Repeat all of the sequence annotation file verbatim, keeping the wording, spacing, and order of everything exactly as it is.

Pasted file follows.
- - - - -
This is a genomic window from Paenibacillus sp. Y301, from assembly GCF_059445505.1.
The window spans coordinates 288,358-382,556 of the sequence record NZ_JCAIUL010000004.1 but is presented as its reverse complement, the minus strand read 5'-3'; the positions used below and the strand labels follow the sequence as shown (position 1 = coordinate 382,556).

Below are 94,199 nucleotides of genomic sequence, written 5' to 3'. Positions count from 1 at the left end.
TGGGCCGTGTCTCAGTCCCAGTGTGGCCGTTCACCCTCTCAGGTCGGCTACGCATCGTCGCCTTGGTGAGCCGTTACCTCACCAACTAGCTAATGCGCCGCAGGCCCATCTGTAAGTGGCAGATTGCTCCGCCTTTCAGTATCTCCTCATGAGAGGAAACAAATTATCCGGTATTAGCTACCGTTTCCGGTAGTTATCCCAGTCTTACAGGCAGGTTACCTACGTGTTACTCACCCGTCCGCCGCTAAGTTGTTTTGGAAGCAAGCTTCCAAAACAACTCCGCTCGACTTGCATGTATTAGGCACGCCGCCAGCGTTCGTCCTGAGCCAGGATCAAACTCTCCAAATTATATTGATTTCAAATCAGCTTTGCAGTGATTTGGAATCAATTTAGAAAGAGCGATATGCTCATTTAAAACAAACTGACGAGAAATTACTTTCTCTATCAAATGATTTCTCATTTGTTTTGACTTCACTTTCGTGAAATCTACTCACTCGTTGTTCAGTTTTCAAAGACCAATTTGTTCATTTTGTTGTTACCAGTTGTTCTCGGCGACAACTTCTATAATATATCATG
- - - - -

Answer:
This is a genomic window from Paenibacillus sp. Y301, from assembly GCF_059445505.1.
The window spans coordinates 288,358-382,556 of the sequence record NZ_JCAIUL010000004.1 but is presented as its reverse complement, the minus strand read 5'-3'; the positions used below and the strand labels follow the sequence as shown (position 1 = coordinate 382,556).

Below are 94,199 nucleotides of genomic sequence, written 5' to 3'. Positions count from 1 at the left end.
TGGGCCGTGTCTCAGTCCCAGTGTGGCCGTTCACCCTCTCAGGTCGGCTACGCATCGTCGCCTTGGTGAGCCGTTACCTCACCAACTAGCTAATGCGCCGCAGGCCCATCTGTAAGTGGCAGATTGCTCCGCCTTTCAGTATCTCCTCATGAGAGGAAACAAATTATCCGGTATTAGCTACCGTTTCCGGTAGTTATCCCAGTCTTACAGGCAGGTTACCTACGTGTTACTCACCCGTCCGCCGCTAAGTTGTTTTGGAAGCAAGCTTCCAAAACAACTCCGCTCGACTTGCATGTATTAGGCACGCCGCCAGCGTTCGTCCTGAGCCAGGATCAAACTCTCCAAATTATATTGATTTCAAATCAGCTTTGCAGTGATTTGGAATCAATTTAGAAAGAGCGATATGCTCATTTAAAACAAACTGACGAGAAATTACTTTCTCTATCAAATGATTTCTCATTTGTTTTGACTTCACTTTCGTGAAATCTACTCACTCGTTGTTCAGTTTTCAAAGACCAATTTGTTCATTTTGTTGTTACCAGTTGTTCTCGGCGACAACTTCTATAATATATCATG